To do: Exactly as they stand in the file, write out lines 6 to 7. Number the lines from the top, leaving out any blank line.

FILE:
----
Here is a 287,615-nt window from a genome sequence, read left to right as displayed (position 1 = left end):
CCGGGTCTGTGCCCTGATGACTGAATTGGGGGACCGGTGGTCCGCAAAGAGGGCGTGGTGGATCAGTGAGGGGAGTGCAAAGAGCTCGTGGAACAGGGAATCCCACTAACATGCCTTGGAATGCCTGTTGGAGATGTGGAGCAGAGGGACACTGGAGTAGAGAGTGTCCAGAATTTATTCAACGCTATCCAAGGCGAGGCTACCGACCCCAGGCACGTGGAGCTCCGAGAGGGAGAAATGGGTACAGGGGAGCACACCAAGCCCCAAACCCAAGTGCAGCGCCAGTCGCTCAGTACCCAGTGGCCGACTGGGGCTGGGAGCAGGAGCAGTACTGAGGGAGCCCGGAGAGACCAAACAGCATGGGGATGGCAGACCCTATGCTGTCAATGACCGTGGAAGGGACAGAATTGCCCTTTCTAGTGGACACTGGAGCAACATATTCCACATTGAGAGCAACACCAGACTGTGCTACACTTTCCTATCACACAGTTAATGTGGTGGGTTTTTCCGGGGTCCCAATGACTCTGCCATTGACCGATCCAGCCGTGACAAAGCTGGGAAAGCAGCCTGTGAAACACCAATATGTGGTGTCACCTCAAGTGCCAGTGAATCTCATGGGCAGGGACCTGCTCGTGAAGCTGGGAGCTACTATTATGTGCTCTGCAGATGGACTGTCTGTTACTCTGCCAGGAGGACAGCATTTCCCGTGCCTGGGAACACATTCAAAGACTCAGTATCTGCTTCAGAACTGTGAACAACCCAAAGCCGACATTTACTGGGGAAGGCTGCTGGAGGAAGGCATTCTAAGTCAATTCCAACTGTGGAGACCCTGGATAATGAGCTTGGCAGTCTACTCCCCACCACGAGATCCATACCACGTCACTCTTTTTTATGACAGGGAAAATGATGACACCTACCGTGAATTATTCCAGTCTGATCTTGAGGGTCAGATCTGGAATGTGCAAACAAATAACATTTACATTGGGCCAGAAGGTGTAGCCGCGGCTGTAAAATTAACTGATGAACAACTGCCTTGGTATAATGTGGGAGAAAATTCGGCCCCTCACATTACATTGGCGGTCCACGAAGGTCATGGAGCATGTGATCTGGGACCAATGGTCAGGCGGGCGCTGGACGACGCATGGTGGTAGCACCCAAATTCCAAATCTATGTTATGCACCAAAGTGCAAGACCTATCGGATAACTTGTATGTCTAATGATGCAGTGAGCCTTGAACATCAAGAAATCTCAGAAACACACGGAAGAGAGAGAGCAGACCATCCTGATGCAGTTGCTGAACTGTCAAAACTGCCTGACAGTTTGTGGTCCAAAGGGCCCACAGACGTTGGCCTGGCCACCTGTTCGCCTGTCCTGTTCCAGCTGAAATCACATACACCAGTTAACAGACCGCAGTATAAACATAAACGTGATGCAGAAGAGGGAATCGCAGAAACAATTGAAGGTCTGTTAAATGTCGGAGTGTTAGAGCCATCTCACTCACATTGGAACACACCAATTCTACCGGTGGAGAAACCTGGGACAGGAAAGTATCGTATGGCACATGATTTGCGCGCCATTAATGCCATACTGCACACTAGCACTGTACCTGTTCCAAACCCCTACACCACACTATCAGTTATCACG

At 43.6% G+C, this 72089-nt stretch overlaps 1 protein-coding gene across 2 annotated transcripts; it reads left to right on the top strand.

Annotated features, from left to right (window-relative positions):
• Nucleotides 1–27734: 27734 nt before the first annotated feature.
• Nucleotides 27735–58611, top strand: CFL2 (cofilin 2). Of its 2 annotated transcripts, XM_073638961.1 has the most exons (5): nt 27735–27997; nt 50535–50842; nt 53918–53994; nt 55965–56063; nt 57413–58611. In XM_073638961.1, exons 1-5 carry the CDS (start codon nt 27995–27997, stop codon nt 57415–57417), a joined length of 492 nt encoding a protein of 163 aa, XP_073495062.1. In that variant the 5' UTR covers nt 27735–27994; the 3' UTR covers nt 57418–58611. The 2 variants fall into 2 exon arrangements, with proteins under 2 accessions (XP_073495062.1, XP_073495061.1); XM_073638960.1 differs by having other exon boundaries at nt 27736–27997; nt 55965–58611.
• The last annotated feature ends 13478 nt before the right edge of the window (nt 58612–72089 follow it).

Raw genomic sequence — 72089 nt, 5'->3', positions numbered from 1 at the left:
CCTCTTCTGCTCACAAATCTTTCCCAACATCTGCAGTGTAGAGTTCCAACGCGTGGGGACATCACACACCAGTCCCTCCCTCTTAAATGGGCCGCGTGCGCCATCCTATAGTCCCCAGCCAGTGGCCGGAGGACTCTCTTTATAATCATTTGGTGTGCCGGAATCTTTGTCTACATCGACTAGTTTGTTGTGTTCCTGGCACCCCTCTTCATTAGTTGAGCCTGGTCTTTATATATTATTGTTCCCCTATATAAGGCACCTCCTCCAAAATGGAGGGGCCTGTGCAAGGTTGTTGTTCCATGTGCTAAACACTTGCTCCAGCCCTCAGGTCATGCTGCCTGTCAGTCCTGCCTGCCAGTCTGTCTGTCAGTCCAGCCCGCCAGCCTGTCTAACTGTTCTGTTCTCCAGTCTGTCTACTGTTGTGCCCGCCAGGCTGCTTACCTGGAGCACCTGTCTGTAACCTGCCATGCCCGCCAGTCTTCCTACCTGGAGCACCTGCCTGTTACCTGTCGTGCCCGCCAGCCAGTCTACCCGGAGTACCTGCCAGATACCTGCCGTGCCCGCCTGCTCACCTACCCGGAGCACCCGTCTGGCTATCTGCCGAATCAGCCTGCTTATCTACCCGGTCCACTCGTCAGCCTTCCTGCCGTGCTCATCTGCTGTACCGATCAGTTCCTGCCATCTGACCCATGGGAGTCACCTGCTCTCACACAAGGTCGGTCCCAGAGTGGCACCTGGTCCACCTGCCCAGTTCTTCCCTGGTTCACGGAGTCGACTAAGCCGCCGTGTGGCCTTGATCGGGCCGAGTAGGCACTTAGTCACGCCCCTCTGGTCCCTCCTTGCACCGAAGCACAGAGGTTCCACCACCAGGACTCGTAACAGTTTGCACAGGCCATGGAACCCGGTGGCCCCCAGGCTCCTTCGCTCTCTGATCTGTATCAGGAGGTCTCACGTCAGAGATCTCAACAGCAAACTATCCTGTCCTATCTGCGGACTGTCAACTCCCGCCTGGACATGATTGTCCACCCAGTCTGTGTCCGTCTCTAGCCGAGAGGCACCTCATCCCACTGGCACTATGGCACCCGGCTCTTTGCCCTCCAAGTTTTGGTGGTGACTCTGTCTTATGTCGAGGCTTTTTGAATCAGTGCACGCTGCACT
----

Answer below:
• Nucleotides 27735–58611, top strand: CFL2 (cofilin 2). Of its 2 annotated transcripts, XM_073638961.1 has the most exons (5): nt 27735–27997; nt 50535–50842; nt 53918–53994; nt 55965–56063; nt 57413–58611. In XM_073638961.1, exons 1-5 carry the CDS (start codon nt 27995–27997, stop codon nt 57415–57417), a joined length of 492 nt encoding a protein of 163 aa, XP_073495062.1. In that variant the 5' UTR covers nt 27735–27994; the 3' UTR covers nt 57418–58611. The 2 variants fall into 2 exon arrangements, with proteins under 2 accessions (XP_073495062.1, XP_073495061.1); XM_073638960.1 differs by having other exon boundaries at nt 27736–27997; nt 55965–58611.
• The last annotated feature ends 13478 nt before the right edge of the window (nt 58612–72089 follow it).